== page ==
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History of the KGB:

The KGB Sword and Shield Crest

KGB is an acronym for Komitet gosudarstvennoy bezopasnosti, which translates to Committee for State Security.[i]  The KGB is the organization which covered internal security, intelligence, and the secret police in the Soviet Union from 1954 to 1991.


The Cheka was first created under Lenin to defend the Bolsheviks and the October Revolution from the White Army.  From its start the organization began suppression of counter-revolution activity by using domestic terror and international deception.  The group was renamed to the State Political Directorate.[ii]  The Soviet Union had a secret police agency from the very beginning, in 1917, and at various levels of power and connection to the central government, survived the whole length of time in which the Soviet Union lasted.  


By the time it became the KGB, the secret police and intelligence organization of the Soviet Union had helped defend the Bolshevik revolution in 1918 (at that time called the Cheka,) been a key instrument in carrying out the Great Purge of 1936-38 (then called the NKVD,) and had sent many legal and illegal spies on successful espionage operations into the West.

KGB Sword and Shield Emblem

The KGB Officially started under that name shortly after Stalin died and when the Ministry of Foreign affairs and Ministry for State Security were combined.  Fearing a coup’ d’état, Khrushchev had the leader of the State Security under Stalin, Lavrentiy Beria, purged from the Communist party and executed.[iii]  After then the Ministry of Security detached from the Ministry of Foreign Affairs and was renamed the Committee for State Security after it was dropped from cabinet to committee level.


The KGB had a crucial port in the conspiracy against Khrushchev while under the leadership of Vladimir Semichastny, and with Alexander Shelepin, former KGB head, exercising great influence towards the whole ordeal. Under Brezhnev's rule, the KGB infiltrated most, if not all, anti-government organizations, which ensured that there was little to no opposition against him or his power base.  The KGB regained much of its powers they had under Stalin, but did not replicate the purges.[iv] 

A map of the Soviet Invasion on Kabul, Afghanistan.


The KGB during Brezhnev’s regime offered up the intelligence that would give the approval towards the Soviet intervention in Afghanistan.[v]  Under disguise, KGB and GRU operatives led an assault on Tajbeg Presidential Palace, leading up to the assassination of Afghan Prime Minister Hafizullah Amin.[vi]


The KGB favored what they would call “Active Measures,” or disinformation, propaganda, counterfeiting official documents, assassinations, and political repression, such as penetration of churches, and persecution of political dissidents.[vii]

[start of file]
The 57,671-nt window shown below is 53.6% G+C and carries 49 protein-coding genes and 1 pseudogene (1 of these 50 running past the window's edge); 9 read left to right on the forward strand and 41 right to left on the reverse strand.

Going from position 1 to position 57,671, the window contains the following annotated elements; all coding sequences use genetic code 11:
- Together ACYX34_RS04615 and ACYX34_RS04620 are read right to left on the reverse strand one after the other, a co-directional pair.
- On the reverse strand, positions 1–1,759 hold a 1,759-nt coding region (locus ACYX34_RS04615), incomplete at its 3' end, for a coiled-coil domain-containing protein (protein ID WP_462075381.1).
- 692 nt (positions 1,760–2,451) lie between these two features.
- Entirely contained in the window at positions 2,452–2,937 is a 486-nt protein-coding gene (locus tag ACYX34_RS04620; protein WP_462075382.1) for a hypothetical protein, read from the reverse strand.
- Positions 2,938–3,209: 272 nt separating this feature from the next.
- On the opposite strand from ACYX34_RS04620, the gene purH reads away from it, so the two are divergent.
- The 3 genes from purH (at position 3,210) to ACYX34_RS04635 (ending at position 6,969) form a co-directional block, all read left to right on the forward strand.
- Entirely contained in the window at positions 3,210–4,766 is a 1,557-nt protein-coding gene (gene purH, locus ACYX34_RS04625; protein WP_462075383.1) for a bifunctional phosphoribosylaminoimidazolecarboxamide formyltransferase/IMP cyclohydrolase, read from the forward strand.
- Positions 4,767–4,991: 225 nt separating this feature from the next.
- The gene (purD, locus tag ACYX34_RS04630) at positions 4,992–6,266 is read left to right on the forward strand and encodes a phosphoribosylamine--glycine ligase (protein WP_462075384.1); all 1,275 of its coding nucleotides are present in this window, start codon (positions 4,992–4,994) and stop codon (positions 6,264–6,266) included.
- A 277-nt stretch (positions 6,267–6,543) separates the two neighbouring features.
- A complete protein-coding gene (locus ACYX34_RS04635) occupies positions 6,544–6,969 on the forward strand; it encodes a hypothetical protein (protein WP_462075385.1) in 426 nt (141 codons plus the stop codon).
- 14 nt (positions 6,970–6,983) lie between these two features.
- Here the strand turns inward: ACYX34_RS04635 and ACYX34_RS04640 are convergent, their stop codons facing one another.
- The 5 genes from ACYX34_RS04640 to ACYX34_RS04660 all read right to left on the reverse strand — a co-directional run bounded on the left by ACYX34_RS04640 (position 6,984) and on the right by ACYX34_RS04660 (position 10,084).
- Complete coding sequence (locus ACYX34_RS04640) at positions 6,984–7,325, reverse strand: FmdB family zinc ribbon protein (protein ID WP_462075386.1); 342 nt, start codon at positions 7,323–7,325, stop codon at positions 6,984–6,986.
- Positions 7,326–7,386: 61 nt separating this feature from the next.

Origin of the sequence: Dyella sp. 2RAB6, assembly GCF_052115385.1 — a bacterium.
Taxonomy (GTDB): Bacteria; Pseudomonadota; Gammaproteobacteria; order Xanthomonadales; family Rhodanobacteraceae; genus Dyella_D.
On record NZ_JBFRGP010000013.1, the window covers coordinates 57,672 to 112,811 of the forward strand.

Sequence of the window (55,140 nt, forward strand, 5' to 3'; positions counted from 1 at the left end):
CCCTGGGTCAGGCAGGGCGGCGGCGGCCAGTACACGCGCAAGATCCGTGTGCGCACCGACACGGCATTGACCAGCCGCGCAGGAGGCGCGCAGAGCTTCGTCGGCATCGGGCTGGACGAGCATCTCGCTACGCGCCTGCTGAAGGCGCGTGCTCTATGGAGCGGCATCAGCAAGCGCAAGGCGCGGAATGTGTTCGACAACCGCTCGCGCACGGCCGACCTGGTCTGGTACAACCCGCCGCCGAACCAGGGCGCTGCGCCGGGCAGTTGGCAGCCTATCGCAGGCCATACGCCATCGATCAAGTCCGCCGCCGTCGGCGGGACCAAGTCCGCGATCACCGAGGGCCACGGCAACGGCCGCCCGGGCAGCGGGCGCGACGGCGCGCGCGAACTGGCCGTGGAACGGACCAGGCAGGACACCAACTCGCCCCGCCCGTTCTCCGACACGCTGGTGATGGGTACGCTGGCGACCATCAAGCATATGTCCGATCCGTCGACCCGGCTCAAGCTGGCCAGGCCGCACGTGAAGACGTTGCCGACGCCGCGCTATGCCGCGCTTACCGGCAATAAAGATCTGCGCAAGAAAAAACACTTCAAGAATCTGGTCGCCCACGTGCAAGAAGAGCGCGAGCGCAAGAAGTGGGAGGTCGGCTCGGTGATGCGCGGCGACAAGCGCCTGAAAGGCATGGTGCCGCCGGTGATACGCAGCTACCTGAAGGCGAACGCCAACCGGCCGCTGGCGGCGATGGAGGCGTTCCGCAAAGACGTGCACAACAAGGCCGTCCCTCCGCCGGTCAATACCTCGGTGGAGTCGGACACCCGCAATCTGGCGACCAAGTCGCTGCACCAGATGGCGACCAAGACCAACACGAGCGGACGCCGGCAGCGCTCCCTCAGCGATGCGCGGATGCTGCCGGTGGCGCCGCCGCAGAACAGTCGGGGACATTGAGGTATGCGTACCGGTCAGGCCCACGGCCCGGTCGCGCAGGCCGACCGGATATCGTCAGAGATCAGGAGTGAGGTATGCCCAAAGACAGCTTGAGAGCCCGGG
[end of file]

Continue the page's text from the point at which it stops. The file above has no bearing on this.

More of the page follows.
Map of the Soviet Invasion on Kabul, Afghanistan/

An important aspect of the KGB’s workings was the anti-corruption investigations into Moscow Trade Unions during the 1980’s. This started when Yuri Andropov, former director of the KGB, became general secretary of the party in 1982. The KGB uncovered the bribery and favoritism among party members who were connected with the trade unions, and yet as the organization seemed at its peak again, it only declined in power from there.[viii] 

A crowd watches the statue of KGB founder Dzerzhinsky being toppled in Lubyanskaya Square in Moscow, on August 22, 1991.


Its violent methods for interrogating and “purging” were reminiscent of the NKVD era, which was criticized and ultimately led to its downfall in 1991 when the KGB was discovered to be intricately involved in a coup against Mikhail Gorbachev.


The ministries and organizations that adopted the duties of the KGB in 1991 delegated thier powers and responsibilities into The Federal Security Service of the Russian Federation (FSB) in 1995, thus creating a pseudo-KGB organization that is still in action today.[ix]




A crowd watches the statue of KGB founder Dzerzhinsky being toppled in Lubyanskaya Square in Moscow, on August 22, 1991.



[i] Christopher Andrew and Vasili Mitrokhin, The Sword and the Shield (New York: Basic Books 1999) p. 28

[ii] ibid

[iii] Tompson, William J. (1995), Khrushchev: A Political Life, St. Martin's Press, p. 123

[iv] Service, Robert, History of Modern Russia: From Tsarism to the Twenty-first Century (New York, Penguin 2009) p. 382

[v] Andropov-Gromyko-Ustinov-Ponomarev Report to CC CPSU on the Situation in Afghanistan, June 28, 1979

Source: Cold War International History Project Bulletin, Issues 8-9, Winter 1996/1997, pp. 152-153.

[vi]  Braithwaite, Rodric, Afgantsy: The Russians in Afghanistan, 1979–1989 (Boston, Oxford University 2011) p. 99.

[vii] Vasili  Mitrokhin and Christopher Andrew, The Mitrokhin Archive: The KGB in Europe and the West (London, Gardners Books 2000)

[viii] Luc Duhamel, The KGB Campaign against Corruption in Moscow, 1982-1987 (Philadelphia: University of Pittsburgh Press 2010)

[ix] Edwin Bacon and Bettina Renz, “Return of the KGB,” The World Today, Vol. 59, No. 5 (May, 2003), p. 26-27


This website was created by students in Dr. Gleb Tsipursky's history class at The Ohio State University, Newark Campus.
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